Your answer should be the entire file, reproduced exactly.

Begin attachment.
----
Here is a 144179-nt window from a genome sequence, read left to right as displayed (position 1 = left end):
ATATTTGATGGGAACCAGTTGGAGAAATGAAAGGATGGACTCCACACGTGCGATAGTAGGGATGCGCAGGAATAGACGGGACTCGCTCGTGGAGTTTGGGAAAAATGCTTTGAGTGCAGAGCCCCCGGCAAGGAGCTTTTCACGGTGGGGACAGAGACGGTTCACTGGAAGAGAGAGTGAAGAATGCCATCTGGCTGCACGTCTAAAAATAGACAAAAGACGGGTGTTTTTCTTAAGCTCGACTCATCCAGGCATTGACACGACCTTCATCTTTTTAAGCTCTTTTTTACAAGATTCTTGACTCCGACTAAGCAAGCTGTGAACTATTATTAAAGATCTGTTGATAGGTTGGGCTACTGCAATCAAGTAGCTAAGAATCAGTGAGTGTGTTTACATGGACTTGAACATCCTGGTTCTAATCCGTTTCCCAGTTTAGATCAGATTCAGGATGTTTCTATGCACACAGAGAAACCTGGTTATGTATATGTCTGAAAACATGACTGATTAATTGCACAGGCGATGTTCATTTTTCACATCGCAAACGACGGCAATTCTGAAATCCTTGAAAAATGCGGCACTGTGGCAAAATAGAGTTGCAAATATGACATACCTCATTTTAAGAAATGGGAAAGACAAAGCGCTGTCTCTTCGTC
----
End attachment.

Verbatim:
Here is a 144179-nt window from a genome sequence, read left to right as displayed (position 1 = left end):
ATATTTGATGGGAACCAGTTGGAGAAATGAAAGGATGGACTCCACACGTGCGATAGTAGGGATGCGCAGGAATAGACGGGACTCGCTCGTGGAGTTTGGGAAAAATGCTTTGAGTGCAGAGCCCCCGGCAAGGAGCTTTTCACGGTGGGGACAGAGACGGTTCACTGGAAGAGAGAGTGAAGAATGCCATCTGGCTGCACGTCTAAAAATAGACAAAAGACGGGTGTTTTTCTTAAGCTCGACTCATCCAGGCATTGACACGACCTTCATCTTTTTAAGCTCTTTTTTACAAGATTCTTGACTCCGACTAAGCAAGCTGTGAACTATTATTAAAGATCTGTTGATAGGTTGGGCTACTGCAATCAAGTAGCTAAGAATCAGTGAGTGTGTTTACATGGACTTGAACATCCTGGTTCTAATCCGTTTCCCAGTTTAGATCAGATTCAGGATGTTTCTATGCACACAGAGAAACCTGGTTATGTATATGTCTGAAAACATGACTGATTAATTGCACAGGCGATGTTCATTTTTCACATCGCAAACGACGGCAATTCTGAAATCCTTGAAAAATGCGGCACTGTGGCAAAATAGAGTTGCAAATATGACATACCTCATTTTAAGAAATGGGAAAGACAAAGCGCTGTCTCTTCGTC